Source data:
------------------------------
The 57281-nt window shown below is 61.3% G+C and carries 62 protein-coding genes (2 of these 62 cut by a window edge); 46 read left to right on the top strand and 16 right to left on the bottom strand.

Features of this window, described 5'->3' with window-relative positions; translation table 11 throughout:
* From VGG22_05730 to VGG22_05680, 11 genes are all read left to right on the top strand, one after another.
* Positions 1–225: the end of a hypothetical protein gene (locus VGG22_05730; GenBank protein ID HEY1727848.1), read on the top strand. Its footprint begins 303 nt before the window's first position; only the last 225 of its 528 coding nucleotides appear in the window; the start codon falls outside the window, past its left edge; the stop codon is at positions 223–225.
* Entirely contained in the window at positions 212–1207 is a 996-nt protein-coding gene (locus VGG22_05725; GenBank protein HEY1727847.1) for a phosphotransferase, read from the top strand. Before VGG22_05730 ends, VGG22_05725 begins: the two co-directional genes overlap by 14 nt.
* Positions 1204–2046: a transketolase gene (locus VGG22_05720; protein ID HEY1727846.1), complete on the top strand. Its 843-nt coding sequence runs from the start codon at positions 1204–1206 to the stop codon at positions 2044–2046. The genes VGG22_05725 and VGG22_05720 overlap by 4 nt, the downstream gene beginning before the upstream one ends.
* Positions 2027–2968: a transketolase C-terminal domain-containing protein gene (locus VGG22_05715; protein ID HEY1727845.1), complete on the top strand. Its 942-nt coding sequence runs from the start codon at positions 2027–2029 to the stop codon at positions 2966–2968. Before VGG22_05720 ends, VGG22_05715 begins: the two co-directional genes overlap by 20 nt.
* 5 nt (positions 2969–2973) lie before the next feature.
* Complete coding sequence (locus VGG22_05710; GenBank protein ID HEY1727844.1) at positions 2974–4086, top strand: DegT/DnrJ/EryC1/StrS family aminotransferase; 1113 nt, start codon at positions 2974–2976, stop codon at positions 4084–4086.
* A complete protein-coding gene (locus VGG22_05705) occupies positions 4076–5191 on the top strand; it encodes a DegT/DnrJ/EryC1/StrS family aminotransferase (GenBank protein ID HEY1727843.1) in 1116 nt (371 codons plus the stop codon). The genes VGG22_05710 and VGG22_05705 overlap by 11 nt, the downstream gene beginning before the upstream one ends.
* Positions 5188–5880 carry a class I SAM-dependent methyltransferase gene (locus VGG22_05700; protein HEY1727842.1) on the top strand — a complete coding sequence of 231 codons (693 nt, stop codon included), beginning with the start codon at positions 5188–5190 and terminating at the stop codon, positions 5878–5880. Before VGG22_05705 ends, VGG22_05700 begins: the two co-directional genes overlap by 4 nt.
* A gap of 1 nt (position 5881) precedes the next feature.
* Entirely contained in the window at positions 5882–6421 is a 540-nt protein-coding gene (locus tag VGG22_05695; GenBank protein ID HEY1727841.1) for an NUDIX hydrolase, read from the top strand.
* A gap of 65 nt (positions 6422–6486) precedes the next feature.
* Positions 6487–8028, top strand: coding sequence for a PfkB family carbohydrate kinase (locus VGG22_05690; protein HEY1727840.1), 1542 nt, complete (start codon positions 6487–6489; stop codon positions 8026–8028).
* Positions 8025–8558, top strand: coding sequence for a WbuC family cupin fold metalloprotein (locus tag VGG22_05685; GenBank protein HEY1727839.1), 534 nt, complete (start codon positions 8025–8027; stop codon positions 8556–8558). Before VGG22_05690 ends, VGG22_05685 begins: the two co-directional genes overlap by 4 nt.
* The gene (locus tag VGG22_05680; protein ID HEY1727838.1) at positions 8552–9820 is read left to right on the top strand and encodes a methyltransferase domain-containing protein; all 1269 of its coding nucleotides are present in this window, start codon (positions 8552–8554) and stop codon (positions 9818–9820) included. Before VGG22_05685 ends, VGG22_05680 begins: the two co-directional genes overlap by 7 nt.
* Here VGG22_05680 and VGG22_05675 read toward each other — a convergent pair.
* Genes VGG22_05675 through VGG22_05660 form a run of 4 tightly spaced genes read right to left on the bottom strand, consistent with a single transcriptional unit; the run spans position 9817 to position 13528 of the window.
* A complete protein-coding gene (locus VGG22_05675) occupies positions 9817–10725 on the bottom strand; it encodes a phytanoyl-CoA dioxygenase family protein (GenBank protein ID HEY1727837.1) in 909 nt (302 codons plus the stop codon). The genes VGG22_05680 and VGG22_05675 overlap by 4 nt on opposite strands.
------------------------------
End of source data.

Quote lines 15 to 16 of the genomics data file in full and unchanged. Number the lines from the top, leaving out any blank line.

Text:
* Positions 6487–8028, top strand: coding sequence for a PfkB family carbohydrate kinase (locus VGG22_05690; protein HEY1727840.1), 1542 nt, complete (start codon positions 6487–6489; stop codon positions 8026–8028).
* Positions 8025–8558, top strand: coding sequence for a WbuC family cupin fold metalloprotein (locus tag VGG22_05685; GenBank protein HEY1727839.1), 534 nt, complete (start codon positions 8025–8027; stop codon positions 8556–8558). Before VGG22_05690 ends, VGG22_05685 begins: the two co-directional genes overlap by 4 nt.